“Other amendments were added to the bill that I did not support, but with the inclusion of Blair’s Law I think the amended version will do more to enhance public safety than to harm it,” Sharp wrote.
“There hasn’t really been any discussion” on gun violence, said Rep. Ashley Bland Manlove, a Kansas City Democrat. “Because they refuse to see our point. They want it to be blanket for the state of Missouri ... but we have different needs because we live in different environments.”
A bill filed by Kansas City Democrat Richard Brown to repeal the state’s prohibition on cities passing their own gun control measures has not been assigned to a committee.
One bill activists hope passes this year would prohibit those convicted of domestic violence misdemeanors, and those under domestic violence restraining orders, from having guns. It passed out of one House committee and awaits a vote in another — the farthest it’s gotten in the past five years.
A much more popular proposal that Republicans have pushed for nearly a decade would bar Missouri police from enforcing federal gun laws.
That bill, known as the Second Amendment Preservation Act, would declare federal gun laws and regulations “invalid” Missouri, including those that require fees, registration or tracking of guns, or laws prohibiting certain people from possessing a gun.
The bill also restrict local police from assisting federal agents enforcing those laws, and allow those who believe their Second Amendment rights have been violated to sue local law enforcement for $50,000. It passed the House early this year.
Urban and rural
“They live in a bubble,” Sen. Barbara Washington, a Kansas City Democrat, said of Republicans in the Legislature. “They clearly don’t see the danger.”
Washington said she fully believes in the Second Amendment. She is of the first generation in her mother’s and father’s families to be raised in the city. Hunting is still part of their lives.
But, she said, where she lives in the city she hears gunshots three or four times a week. She does not let her grandchildren play on the first level of her home for fear of gunfire.
Gun violence is a public health problem and should be treated that way, she said. Job training and resources could help.
And it is not just an urban problem, Washington said. Missouri has high rates firearm suicides across rural areas.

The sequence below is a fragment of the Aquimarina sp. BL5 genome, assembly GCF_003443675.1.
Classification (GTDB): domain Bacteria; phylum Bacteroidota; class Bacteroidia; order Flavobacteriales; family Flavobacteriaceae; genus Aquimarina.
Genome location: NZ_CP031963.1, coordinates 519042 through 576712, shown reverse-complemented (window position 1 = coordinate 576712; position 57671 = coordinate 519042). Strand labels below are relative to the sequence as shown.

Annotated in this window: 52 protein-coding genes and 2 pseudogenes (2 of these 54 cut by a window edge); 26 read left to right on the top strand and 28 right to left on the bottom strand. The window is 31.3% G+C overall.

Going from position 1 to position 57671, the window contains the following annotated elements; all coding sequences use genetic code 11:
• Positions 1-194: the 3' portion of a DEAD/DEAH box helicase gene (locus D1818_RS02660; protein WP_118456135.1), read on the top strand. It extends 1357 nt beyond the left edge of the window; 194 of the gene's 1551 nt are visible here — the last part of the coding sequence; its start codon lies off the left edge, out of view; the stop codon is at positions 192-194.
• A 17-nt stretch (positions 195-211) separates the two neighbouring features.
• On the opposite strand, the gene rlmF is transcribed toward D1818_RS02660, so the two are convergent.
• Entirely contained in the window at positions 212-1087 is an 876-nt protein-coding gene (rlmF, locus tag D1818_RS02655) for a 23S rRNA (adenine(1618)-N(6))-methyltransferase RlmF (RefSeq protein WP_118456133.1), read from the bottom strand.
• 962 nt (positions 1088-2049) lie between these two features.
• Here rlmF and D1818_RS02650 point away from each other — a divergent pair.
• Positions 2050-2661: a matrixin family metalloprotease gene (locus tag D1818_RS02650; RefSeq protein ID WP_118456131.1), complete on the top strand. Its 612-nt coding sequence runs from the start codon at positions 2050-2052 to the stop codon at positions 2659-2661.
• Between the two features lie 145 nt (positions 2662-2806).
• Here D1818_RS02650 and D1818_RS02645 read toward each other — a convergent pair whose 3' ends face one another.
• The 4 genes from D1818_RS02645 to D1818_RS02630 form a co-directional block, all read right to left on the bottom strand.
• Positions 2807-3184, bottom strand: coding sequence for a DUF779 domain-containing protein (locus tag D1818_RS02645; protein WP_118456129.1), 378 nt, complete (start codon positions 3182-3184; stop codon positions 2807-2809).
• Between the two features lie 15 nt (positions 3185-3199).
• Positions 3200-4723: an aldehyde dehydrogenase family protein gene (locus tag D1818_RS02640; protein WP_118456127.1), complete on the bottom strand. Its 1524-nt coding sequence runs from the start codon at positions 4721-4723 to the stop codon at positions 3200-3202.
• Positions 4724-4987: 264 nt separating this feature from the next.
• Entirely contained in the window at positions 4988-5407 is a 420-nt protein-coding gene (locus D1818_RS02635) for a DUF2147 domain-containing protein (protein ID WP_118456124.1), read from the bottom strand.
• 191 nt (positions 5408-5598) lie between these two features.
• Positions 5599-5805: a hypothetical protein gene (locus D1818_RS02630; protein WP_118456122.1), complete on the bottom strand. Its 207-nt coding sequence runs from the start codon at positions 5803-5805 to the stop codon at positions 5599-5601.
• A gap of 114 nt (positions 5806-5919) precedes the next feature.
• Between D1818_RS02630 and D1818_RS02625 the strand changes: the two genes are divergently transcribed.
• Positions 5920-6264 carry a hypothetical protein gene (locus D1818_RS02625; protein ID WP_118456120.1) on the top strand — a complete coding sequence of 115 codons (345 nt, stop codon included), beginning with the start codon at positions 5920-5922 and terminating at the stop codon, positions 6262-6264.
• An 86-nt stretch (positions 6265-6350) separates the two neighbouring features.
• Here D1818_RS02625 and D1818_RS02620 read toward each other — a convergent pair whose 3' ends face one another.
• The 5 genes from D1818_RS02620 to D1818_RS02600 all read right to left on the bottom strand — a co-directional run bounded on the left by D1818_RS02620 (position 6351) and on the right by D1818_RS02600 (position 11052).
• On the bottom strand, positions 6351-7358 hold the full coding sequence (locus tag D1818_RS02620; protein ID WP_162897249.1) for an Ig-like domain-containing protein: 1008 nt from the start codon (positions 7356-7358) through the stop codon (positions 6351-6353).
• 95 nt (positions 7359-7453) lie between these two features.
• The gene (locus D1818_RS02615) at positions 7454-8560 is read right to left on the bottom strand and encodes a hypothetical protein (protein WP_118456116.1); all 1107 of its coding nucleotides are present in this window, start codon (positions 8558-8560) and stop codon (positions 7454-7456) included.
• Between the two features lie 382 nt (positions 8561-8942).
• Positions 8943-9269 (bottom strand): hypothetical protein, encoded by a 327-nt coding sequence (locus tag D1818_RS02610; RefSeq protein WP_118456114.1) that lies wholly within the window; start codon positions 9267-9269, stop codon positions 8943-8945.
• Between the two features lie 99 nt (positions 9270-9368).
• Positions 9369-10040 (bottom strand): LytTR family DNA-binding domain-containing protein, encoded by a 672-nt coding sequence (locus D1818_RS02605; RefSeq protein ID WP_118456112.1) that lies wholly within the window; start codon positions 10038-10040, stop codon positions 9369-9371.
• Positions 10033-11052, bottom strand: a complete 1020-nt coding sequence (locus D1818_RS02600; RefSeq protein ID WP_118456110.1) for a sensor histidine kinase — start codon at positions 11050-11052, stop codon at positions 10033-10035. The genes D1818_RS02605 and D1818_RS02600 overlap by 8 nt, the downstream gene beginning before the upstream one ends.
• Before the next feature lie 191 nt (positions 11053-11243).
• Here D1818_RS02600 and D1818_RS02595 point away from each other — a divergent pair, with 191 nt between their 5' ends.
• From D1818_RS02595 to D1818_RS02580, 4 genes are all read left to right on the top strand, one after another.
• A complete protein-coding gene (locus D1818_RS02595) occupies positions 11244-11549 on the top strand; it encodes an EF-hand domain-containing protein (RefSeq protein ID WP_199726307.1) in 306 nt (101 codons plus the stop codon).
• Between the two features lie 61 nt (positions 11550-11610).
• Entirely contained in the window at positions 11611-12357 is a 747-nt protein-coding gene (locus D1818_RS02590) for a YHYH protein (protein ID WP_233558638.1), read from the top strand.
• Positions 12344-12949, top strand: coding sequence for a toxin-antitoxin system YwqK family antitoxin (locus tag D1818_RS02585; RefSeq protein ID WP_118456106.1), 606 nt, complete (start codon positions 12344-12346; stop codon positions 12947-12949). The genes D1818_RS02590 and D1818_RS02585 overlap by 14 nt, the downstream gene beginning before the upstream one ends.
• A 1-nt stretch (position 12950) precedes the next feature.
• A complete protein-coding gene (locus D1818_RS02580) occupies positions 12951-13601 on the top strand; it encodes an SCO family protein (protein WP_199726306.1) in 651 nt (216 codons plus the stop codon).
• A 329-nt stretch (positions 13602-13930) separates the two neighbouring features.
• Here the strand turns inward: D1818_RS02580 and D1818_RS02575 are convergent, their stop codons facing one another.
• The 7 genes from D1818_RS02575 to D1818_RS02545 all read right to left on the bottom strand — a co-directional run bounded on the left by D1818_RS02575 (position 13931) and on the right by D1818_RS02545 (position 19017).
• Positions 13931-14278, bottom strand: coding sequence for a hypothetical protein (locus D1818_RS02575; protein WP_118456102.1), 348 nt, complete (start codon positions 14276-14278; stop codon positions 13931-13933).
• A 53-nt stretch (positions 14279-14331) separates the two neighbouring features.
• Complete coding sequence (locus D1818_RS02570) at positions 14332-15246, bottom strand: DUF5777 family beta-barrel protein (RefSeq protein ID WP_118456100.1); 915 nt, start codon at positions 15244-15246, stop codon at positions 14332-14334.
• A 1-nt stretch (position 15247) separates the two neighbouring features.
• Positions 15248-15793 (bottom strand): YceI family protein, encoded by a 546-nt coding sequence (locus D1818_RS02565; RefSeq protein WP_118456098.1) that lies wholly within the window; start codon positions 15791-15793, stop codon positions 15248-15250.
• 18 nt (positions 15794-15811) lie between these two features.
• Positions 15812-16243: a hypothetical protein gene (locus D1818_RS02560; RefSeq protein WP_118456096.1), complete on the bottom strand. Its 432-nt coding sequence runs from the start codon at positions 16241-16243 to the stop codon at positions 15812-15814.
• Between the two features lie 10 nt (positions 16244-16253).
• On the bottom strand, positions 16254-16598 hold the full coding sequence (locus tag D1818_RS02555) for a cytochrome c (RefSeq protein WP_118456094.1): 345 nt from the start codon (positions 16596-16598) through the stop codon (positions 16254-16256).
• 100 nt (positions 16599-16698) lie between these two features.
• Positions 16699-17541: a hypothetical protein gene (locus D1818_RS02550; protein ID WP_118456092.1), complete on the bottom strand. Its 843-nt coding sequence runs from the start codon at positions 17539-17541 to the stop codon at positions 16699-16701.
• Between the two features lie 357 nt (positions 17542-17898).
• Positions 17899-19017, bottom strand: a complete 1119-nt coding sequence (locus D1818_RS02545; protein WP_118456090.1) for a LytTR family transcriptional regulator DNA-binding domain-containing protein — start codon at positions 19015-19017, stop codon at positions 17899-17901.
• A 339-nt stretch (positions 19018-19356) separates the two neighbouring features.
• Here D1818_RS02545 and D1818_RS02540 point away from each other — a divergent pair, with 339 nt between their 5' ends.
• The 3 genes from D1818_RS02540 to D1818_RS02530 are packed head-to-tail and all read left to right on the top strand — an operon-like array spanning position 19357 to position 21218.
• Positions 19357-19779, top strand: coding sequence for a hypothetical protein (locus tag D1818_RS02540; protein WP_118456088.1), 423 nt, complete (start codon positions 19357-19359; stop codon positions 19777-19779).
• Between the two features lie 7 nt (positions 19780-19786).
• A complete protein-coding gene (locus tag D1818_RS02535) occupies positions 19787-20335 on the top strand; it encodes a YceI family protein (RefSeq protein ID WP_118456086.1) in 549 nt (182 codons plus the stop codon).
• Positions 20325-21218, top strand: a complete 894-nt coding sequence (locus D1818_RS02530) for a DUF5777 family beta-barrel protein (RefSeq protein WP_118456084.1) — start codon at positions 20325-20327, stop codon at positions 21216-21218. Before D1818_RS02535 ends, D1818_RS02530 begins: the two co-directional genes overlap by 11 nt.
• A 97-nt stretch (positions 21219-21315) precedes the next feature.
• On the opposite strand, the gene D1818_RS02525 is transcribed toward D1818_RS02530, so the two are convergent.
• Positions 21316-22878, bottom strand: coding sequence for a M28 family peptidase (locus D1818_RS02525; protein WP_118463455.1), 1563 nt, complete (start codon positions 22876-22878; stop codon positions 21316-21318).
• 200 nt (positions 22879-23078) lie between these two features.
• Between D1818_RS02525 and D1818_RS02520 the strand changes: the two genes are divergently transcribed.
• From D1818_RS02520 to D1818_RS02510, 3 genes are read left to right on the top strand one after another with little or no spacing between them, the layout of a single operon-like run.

“I feel like some kind of way we’ve got to decide we’re going to come to a happy medium” on the issue, she said.
Sen. Eric Burlison, a Battlefield Republican, who has introduced his own version of the federal gun law nullification bill, said the two sides were unlikely to ever see eye to eye. He said Missouri’s high rate of gun deaths was “not in any way” connected to the state’s loosening of gun restrictions.
“We could pass any law we want to and it’s not going to pick up an additional gun in St. Louis or Kansas City,” he said. “If a criminal wants a violent weapon they’re going to obtain a violent weapon.
“One side ultimately believes the blame has to rest with the device,” he said. “The other side ultimately believes the device is useful and the blame rests with the individual.”
Karen Rogers, the Missouri chapter leader for Moms Demand Action, said the advocacy group’s strategy is to play defense on legislation that would further loosen Missouri’s gun laws.
The group opted to not show up physically at the statehouse this session because of the pandemic, Rogers said, but they did host a virtual advocacy day in March and have driven hundreds of calls to lawmakers and submitted written testimonies.
“We continue to try and elevate the voices of gun violence survivors to our lawmakers so that they understand that there is a real cost to the decisions they are making on the lives of Missourians,” Rogers said. “It’s so easy to excuse away gun violence in our cities as somebody else’s problem, but it’s all of our problem.”
For the federal nullification bill, Rogers said, there were 215 submissions of written testimony.
Seven were in favor of the bill and the rest were against, many of which came from volunteers with Moms Demand Action.